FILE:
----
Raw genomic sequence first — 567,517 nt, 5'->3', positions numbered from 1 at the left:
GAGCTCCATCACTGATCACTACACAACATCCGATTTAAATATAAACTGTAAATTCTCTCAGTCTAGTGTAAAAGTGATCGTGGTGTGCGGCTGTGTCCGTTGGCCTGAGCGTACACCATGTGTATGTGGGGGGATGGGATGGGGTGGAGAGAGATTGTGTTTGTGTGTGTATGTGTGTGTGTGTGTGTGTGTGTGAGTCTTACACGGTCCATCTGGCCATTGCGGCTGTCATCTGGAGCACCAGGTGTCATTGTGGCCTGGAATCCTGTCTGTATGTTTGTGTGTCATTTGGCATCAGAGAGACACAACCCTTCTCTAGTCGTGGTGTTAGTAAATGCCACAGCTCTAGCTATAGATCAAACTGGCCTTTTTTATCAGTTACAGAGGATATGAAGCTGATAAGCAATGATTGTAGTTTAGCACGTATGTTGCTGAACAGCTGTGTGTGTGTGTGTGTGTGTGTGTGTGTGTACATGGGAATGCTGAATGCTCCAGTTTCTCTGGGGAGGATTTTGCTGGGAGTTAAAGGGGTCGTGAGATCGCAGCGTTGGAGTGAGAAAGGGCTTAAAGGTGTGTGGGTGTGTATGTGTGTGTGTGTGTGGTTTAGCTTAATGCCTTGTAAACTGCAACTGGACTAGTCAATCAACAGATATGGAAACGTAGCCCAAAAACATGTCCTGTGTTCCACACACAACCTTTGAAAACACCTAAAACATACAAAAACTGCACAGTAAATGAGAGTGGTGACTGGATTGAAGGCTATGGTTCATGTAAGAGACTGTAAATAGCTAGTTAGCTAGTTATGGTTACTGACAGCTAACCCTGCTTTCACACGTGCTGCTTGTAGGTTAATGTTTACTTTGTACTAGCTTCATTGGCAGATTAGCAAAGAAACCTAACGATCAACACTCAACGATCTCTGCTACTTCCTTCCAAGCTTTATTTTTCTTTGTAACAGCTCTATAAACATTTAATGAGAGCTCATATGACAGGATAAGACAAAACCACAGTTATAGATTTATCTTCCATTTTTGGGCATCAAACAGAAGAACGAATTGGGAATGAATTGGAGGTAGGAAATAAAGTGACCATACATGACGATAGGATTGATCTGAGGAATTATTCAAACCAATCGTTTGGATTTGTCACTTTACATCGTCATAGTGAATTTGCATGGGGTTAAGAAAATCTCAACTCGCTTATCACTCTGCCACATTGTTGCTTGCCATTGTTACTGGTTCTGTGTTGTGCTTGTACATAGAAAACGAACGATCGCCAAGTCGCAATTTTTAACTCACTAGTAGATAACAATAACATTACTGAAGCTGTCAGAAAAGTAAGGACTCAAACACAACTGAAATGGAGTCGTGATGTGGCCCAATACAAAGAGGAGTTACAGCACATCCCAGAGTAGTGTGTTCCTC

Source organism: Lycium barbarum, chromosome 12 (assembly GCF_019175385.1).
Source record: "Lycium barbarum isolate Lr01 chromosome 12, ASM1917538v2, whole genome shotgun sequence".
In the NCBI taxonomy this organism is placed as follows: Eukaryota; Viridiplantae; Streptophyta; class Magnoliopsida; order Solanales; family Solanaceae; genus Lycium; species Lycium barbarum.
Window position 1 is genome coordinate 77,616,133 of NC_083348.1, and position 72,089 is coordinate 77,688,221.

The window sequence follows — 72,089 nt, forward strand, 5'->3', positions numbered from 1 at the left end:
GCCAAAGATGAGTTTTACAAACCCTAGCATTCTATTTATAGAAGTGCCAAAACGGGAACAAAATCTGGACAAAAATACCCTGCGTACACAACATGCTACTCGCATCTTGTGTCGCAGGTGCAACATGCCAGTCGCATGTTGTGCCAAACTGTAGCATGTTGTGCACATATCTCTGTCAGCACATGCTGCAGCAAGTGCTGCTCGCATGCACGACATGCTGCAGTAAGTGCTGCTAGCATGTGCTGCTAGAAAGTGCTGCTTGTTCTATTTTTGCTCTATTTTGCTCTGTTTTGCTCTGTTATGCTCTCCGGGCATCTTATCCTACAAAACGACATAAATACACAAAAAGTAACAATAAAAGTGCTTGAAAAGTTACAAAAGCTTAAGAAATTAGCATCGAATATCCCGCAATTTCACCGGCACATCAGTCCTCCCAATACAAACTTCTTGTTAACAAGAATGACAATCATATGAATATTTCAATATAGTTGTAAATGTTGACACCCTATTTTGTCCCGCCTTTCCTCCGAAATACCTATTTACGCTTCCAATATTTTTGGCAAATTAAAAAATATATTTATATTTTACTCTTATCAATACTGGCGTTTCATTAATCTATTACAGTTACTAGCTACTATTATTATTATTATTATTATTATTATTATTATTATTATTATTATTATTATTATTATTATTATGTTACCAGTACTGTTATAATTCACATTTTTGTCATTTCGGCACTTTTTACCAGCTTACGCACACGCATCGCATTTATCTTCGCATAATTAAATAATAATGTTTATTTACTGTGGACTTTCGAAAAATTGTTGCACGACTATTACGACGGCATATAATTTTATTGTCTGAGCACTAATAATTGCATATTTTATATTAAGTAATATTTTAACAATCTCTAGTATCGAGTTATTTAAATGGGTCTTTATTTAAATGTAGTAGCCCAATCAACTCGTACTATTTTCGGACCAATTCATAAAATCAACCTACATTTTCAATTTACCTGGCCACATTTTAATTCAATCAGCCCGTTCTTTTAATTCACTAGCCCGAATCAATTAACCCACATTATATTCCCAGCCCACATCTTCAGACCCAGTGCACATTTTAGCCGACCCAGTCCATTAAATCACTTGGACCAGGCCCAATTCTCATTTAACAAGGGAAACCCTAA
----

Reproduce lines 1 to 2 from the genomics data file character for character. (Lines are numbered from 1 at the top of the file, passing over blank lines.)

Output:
Raw genomic sequence first — 567,517 nt, 5'->3', positions numbered from 1 at the left:
GAGCTCCATCACTGATCACTACACAACATCCGATTTAAATATAAACTGTAAATTCTCTCAGTCTAGTGTAAAAGTGATCGTGGTGTGCGGCTGTGTCCGTTGGCCTGAGCGTACACCATGTGTATGTGGGGGGATGGGATGGGGTGGAGAGAGATTGTGTTTGTGTGTGTATGTGTGTGTGTGTGTGTGTGTGTGAGTCTTACACGGTCCATCTGGCCATTGCGGCTGTCATCTGGAGCACCAGGTGTCATTGTGGCCTGGAATCCTGTCTGTATGTTTGTGTGTCATTTGGCATCAGAGAGACACAACCCTTCTCTAGTCGTGGTGTTAGTAAATGCCACAGCTCTAGCTATAGATCAAACTGGCCTTTTTTATCAGTTACAGAGGATATGAAGCTGATAAGCAATGATTGTAGTTTAGCACGTATGTTGCTGAACAGCTGTGTGTGTGTGTGTGTGTGTGTGTGTGTGTACATGGGAATGCTGAATGCTCCAGTTTCTCTGGGGAGGATTTTGCTGGGAGTTAAAGGGGTCGTGAGATCGCAGCGTTGGAGTGAGAAAGGGCTTAAAGGTGTGTGGGTGTGTATGTGTGTGTGTGTGTGGTTTAGCTTAATGCCTTGTAAACTGCAACTGGACTAGTCAATCAACAGATATGGAAACGTAGCCCAAAAACATGTCCTGTGTTCCACACACAACCTTTGAAAACACCTAAAACATACAAAAACTGCACAGTAAATGAGAGTGGTGACTGGATTGAAGGCTATGGTTCATGTAAGAGACTGTAAATAGCTAGTTAGCTAGTTATGGTTACTGACAGCTAACCCTGCTTTCACACGTGCTGCTTGTAGGTTAATGTTTACTTTGTACTAGCTTCATTGGCAGATTAGCAAAGAAACCTAACGATCAACACTCAACGATCTCTGCTACTTCCTTCCAAGCTTTATTTTTCTTTGTAACAGCTCTATAAACATTTAATGAGAGCTCATATGACAGGATAAGACAAAACCACAGTTATAGATTTATCTTCCATTTTTGGGCATCAAACAGAAGAACGAATTGGGAATGAATTGGAGGTAGGAAATAAAGTGACCATACATGACGATAGGATTGATCTGAGGAATTATTCAAACCAATCGTTTGGATTTGTCACTTTACATCGTCATAGTGAATTTGCATGGGGTTAAGAAAATCTCAACTCGCTTATCACTCTGCCACATTGTTGCTTGCCATTGTTACTGGTTCTGTGTTGTGCTTGTACATAGAAAACGAACGATCGCCAAGTCGCAATTTTTAACTCACTAGTAGATAACAATAACATTACTGAAGCTGTCAGAAAAGTAAGGACTCAAACACAACTGAAATGGAGTCGTGATGTGGCCCAATACAAAGAGGAGTTACAGCACATCCCAGAGTAGTGTGTTCCTC